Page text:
Regular carbon steel can be primed and painted with corrosion-resistant coatings to provide protection against atmospheric corrosion. This approach is often more budget-friendly than opting for Corten steel, making it a viable alternative for projects with cost considerations. Keep in mind that the appearance of the standard carbon steel with coatings may not mimic the natural weathered look of Corten steel.

Corten steel is available in various thicknesses, and the appropriate thickness depends on the specific application and structural requirements of the project. Common thicknesses for Corten steel sheets and plates can range from 1.5 mm to several inches. For specific projects, it’s advisable to consult with the supplier or manufacturer to determine the optimal thickness based on structural and aesthetic considerations.

Identifying Corten steel visually can be challenging, especially when it is newly manufactured and hasn’t undergone the weathering process that forms the characteristic rusted appearance. However, over time, Corten steel develops a distinctive patina, transitioning from an initially silver color to a rusted orange-brown hue.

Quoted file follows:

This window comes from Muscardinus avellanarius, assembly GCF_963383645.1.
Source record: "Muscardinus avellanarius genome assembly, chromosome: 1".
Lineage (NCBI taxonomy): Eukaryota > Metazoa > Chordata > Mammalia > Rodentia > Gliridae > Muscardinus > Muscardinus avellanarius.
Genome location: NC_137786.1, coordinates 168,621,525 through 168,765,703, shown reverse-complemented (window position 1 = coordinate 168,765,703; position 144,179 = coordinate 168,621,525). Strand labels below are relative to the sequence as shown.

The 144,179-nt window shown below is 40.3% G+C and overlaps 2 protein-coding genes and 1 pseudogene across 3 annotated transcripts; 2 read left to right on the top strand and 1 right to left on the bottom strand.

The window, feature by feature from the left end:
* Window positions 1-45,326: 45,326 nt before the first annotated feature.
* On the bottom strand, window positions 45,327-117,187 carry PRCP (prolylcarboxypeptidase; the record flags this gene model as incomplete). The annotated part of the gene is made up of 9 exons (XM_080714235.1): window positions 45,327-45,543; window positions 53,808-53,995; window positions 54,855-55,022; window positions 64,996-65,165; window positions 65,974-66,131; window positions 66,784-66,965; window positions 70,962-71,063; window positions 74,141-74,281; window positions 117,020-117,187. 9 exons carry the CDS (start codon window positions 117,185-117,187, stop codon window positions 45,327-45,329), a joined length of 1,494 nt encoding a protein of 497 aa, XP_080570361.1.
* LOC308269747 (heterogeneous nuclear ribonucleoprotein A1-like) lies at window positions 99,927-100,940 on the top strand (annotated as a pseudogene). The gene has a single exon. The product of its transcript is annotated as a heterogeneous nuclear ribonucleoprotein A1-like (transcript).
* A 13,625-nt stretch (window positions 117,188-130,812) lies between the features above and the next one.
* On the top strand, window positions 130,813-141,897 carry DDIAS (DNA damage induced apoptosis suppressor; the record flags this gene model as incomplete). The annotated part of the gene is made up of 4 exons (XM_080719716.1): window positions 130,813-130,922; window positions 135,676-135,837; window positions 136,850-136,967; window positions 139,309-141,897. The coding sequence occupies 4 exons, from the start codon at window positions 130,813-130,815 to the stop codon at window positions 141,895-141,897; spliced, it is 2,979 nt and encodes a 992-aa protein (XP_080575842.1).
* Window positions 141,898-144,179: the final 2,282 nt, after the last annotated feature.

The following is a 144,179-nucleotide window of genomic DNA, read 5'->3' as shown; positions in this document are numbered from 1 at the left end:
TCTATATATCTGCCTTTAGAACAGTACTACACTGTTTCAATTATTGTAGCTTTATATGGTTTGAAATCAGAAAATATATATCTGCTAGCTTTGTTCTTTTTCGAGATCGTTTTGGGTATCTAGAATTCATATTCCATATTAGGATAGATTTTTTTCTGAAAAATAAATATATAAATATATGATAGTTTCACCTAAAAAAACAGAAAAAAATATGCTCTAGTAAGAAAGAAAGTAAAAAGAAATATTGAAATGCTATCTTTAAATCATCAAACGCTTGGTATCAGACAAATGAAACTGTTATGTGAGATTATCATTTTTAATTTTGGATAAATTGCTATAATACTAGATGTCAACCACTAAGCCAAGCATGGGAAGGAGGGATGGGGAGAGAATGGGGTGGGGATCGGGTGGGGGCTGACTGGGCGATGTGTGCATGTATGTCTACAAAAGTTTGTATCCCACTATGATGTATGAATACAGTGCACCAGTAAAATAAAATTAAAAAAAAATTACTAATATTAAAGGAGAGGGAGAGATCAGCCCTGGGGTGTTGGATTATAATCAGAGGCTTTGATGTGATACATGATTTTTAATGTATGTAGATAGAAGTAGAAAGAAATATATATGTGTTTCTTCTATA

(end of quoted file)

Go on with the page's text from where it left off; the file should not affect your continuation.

To identify Corten steel:

  1. Rusted Appearance: The most apparent characteristic of Corten steel is its rusted appearance, which develops naturally over time. The surface will have a weathered, orange-brown patina.
  2. Unique Texture: Corten steel often has a unique texture on its surface due to the weathering process. The rusted layer may have a rough texture, contributing to its distinct aesthetic.
  3. Weathering Over Time: If you observe the steel undergoing changes in color and texture over time, it is likely Corten steel. Newly manufactured Corten steel may not exhibit these characteristics until it undergoes the weathering process.

Corten steel is often specified according to ASTM (American Society for Testing and Materials) standards. The primary ASTM specifications for Corten steel are: ASTM A588, A242, A606-4, A847 and A709-50W.

No, Corten steel is not galvanized. Galvanization is a different process involving the application of a zinc coating to steel to provide corrosion resistance. Corten steel, on the other hand, relies on its composition and the development of a natural patina to protect it from atmospheric corrosion.

The original CorTen steel was ASTM A242, commonly referred to as Type 1 and Type 2, or CorTen A and CorTen B.